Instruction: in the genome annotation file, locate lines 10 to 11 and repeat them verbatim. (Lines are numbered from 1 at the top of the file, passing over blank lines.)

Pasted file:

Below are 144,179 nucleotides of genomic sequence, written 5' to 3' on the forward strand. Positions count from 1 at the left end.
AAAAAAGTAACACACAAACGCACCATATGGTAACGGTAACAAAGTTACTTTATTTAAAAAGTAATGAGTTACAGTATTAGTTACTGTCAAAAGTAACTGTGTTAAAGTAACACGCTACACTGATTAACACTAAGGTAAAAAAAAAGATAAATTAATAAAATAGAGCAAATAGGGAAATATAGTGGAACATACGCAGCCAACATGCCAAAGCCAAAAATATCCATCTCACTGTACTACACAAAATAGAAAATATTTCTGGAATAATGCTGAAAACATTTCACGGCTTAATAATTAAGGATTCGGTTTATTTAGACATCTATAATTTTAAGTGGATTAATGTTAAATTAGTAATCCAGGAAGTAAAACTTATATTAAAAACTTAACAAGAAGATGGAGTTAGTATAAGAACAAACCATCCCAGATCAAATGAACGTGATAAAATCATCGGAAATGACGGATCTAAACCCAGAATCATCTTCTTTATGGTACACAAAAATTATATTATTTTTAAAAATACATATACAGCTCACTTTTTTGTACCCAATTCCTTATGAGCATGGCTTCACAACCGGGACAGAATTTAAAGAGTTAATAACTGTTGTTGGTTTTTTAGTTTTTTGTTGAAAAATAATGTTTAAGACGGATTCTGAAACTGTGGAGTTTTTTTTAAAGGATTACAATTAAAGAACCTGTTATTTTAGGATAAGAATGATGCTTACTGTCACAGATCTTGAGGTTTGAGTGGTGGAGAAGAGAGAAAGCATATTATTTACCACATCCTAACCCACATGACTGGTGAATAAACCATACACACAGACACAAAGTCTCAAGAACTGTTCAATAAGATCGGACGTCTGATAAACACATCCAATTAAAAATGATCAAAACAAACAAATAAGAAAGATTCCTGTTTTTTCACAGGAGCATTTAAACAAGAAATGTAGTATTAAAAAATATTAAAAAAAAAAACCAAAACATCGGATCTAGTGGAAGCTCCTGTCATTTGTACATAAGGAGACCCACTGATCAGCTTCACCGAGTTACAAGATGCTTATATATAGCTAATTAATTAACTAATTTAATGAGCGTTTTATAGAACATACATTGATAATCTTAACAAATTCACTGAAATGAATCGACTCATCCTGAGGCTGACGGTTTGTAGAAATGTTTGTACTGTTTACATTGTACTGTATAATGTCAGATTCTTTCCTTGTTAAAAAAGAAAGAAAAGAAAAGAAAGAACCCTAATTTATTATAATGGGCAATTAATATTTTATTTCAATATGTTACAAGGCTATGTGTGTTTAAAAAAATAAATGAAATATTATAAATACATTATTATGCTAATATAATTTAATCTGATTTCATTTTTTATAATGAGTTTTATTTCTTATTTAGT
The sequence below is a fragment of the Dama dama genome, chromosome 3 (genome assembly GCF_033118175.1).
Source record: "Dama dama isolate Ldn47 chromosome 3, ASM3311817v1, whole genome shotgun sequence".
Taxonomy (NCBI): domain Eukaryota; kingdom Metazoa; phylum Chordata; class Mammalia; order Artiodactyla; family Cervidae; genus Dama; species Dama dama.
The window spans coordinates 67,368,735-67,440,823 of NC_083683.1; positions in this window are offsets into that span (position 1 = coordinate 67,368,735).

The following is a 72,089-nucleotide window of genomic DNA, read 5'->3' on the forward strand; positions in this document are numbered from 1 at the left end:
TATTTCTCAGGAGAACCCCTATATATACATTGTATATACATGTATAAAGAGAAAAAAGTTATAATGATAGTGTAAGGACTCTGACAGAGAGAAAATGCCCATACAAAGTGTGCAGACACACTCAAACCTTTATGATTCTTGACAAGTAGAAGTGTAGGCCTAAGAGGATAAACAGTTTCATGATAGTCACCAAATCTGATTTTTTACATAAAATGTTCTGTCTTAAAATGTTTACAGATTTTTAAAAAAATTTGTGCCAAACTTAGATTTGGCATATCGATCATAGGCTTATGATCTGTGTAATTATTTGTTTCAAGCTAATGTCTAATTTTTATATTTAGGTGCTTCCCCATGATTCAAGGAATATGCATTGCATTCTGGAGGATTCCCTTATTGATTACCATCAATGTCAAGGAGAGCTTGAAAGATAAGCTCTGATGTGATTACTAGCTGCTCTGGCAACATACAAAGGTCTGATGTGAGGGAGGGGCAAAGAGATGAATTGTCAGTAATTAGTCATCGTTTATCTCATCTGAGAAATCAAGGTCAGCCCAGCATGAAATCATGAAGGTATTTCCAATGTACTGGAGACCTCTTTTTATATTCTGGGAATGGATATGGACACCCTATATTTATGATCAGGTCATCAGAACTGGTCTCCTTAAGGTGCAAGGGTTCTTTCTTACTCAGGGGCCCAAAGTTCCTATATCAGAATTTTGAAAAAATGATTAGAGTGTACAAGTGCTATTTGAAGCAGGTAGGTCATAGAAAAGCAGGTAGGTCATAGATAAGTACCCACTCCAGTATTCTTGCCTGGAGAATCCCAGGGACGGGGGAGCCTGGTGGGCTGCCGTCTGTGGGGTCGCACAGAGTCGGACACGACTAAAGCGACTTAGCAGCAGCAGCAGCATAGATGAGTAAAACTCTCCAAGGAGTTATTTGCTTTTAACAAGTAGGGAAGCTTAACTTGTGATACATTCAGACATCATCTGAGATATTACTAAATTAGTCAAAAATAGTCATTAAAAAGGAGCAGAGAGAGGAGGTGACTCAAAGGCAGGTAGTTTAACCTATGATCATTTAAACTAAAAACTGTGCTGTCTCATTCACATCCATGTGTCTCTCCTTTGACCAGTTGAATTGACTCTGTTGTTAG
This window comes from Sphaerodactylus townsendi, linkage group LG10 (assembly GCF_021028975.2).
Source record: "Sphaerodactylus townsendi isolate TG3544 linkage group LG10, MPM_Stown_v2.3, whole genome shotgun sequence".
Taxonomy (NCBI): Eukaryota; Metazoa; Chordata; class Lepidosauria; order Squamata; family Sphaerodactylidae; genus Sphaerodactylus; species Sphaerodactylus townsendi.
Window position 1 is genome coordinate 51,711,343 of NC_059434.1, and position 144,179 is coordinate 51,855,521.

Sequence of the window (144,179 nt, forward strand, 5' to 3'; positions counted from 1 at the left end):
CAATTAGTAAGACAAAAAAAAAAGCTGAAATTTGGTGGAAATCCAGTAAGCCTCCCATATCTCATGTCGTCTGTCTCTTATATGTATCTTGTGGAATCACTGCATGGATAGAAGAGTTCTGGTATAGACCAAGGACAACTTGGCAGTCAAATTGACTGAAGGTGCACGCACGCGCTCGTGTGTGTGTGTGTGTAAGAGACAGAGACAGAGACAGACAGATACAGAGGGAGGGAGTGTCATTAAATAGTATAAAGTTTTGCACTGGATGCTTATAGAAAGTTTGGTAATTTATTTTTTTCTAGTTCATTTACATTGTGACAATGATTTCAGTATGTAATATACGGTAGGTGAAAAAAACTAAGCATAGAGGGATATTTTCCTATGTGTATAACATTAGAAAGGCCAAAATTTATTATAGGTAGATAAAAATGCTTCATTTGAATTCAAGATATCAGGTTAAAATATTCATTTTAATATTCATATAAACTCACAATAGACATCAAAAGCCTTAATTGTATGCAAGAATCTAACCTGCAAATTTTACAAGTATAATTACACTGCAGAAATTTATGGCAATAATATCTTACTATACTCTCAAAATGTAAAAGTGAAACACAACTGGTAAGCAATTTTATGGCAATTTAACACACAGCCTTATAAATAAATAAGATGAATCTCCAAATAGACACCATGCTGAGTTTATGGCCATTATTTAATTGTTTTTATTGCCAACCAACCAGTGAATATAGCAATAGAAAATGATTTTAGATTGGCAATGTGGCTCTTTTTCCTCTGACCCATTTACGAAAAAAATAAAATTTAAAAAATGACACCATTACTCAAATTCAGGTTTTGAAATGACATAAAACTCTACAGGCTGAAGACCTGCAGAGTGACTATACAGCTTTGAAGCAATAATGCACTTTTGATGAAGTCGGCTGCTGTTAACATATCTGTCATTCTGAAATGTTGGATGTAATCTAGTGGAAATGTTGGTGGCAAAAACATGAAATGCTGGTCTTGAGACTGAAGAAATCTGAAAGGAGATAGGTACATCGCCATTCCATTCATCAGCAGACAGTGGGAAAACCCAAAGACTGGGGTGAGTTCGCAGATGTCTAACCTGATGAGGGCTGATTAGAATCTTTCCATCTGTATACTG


Source record: "Sphaerodactylus townsendi isolate TG3544 linkage group LG10, MPM_Stown_v2.3, whole genome shotgun sequence".
Taxonomy (NCBI): Eukaryota; Metazoa; Chordata; class Lepidosauria; order Squamata; family Sphaerodactylidae; genus Sphaerodactylus; species Sphaerodactylus townsendi.